888 still looks attractive despite recent losses

TAGs: 888 Holdings, Editorial

The rest of this decade is going to be fascinating for 888 and its shareholders. I expect the next two to three years to be rough for the gambling industry and most industries for that matter, with 888 being no exception. Populist politics, trade wars, taxes etc. are going to take a toll on all companies and all portfolios. The question is who is best equipped to deal with the tough times ahead.

888 still looks attractive despite recent lossesThe background: Cheap populists replete with tough talk and really bad finances keep being elected around the western world, last weekend in Italy. Some are starting ill-advised trade wars, and others are upset that those in charge of their wallets aren’t allowing them to spend even more money they don’t have. And in the meantime, the purse managers in Brussels are gearing up for an end to the largest money-printing programs the world has ever known.

While this isn’t exactly the 1930’s and I don’t think World War II.5 is about to break out, capital growth is going to be hard to come by for the rest of the decade. Companies may start being forced to deleverage quickly. That’s where things get interesting for 888.

888 has earnings coming up in two weeks, and while no fireworks are expected, if shares edge up on the report it wouldn’t be surprising. 888 hasn’t been about fireworks ever since exiting the US. Since bottoming in 2011, it’s been a slow-burn company, if surging from 30 to nearly 300 pence in 5 years can be considered “slow-burn”. Even using such terms to describe 1000% capital growth in 5 years illustrates how deep of a boom we are still in. Within the last year though, 888 stock has underperformed some of its peers including The Stars Group, and Ladbrokes Coral Group, and has started to plateau. It may be a while – a year or two perhaps – before 888 pushes through to a new and higher trading range, but in the mean time a straight up dividend reinvestment strategy should do very well for shareholders.

It’s happened a few times now since the start of 888’s bull run that taxes and fines and fees and market exits (most recently Australia, Portugal, Poland and Slovenia) that have nothing to do with company fundamentals have marred otherwise solid performance for the company. Last quarter was the same story, the company posting a loss despite topline growth, better segmental balance, and more efficient marketing spend. Of all 888’s expenses, it is only gaming duties that have outpaced the company’s growth since 2012, an unfortunate side effect of focusing on regulated markets and trying to trim away the more dangerous unregulated customer pools. There was also the incident of a hefty UK fine for marketing to problem customers who excluded themselves and continued to gamble.

A mistake? Sure. Worth millions of pounds? That’s a stretch. Individual responsibility is so passé these days. And who gets the fine money? The gambling addicts? No, just bureaucrats. How this is “justice” is beyond me.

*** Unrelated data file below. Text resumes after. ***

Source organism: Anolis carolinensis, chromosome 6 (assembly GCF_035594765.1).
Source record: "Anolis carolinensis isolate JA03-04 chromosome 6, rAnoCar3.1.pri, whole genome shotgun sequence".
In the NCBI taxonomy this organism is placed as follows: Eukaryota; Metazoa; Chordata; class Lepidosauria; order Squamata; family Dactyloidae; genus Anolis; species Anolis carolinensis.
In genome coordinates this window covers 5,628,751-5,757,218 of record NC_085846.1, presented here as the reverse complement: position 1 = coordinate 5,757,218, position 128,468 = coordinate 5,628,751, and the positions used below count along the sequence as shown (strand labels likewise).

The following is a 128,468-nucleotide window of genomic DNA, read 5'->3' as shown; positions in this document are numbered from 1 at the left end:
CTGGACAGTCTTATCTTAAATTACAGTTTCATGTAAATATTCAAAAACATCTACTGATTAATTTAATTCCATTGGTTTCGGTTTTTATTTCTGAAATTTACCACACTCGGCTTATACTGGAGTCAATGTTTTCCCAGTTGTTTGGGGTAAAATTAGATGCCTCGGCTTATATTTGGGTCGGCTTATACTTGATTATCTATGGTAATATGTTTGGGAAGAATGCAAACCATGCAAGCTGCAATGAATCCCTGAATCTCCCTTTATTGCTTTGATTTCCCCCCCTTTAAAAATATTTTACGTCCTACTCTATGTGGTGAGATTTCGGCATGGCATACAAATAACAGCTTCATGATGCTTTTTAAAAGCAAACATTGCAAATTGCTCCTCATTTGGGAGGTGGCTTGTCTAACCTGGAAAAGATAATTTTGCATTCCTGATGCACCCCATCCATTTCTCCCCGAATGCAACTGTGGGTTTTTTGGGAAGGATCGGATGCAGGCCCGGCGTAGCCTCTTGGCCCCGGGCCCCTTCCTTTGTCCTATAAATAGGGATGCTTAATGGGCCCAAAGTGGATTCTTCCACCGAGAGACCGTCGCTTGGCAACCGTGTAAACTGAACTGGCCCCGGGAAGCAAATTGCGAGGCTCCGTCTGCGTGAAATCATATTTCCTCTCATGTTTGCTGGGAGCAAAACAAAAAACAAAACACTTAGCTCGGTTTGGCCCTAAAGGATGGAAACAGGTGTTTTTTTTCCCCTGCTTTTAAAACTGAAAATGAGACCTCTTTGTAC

And 888 does have its problems. Among the company’s biggest growth markets are Italy and Spain. Italy continues to get more and more dangerous, and while we’re not at a Mussolini level of alarm, something’s gotta give over there. Once Italy destabilizes, Spain goes with it. But here’s where things get interesting. The difference between 888 and most other companies that proudly display their growth and prospects in Italy and Spain, 888 is fundamentally healthy enough to withstand a collapse in even its most promising markets.

Other companies don’t have that luxury. They need their growth, not only to show shareholder’s they’re growing, but more critically in order to keep their balance sheets intact. So when time is up on these debt-fueled Ponzi scheme countries living off the largesse of ECB inflation, 888 will fall a lot less than most. So yes, 888 needs Italy and Spain to show that it is indeed growing, but losing that growth won’t put the company in any real danger to the point that they will have to sell assets and raise cash. Not even close.

Here’s where dividend reinvestment comes in. Most of 888’s peers have either no dividend, or a dividend far lower than 888’s, and much more debt. Companies that absolutely need growth in unstable countries, if they lose that, they’ll have to cut their dividend. 888 won’t have to. 888 may not be able to keep growing its dividend as it has over the years, but it won’t have to cut it either. If and when 888 shares start falling when things get rough, its dividend yield will climb. It’s already at 5.6% and the stock is right near all time highs.

So let’s say Italy and Spain implode and revenues from those markets are cut in half. Let’s say shareholders freak out and 888 plummets back down to 200 pence or somewhere in that range. It will still have no debt, will either be slightly profitable or maybe have minor losses for a year or so, and its dividend yield will be close to 9%. Dividend reinvestment will pick up on that yield spike. Other investors will pick up on this and pivot to yield when they see that growth is hard to come by. The only competitor 888 has in terms of yield is GVC, and 888 is in a much better position to maintain it than GVC is if the global economy turns south.

On top of that, leveraged firms may need to shed non-core assets in order to survive hard times. 888 will be in a great position to pick those assets up if it wants to, and all the flak it gets for not being part of any merger these past few years will start paying off.

It’s a boring strategy yes, but by the end of the decade I believe it will pay off handsomely.


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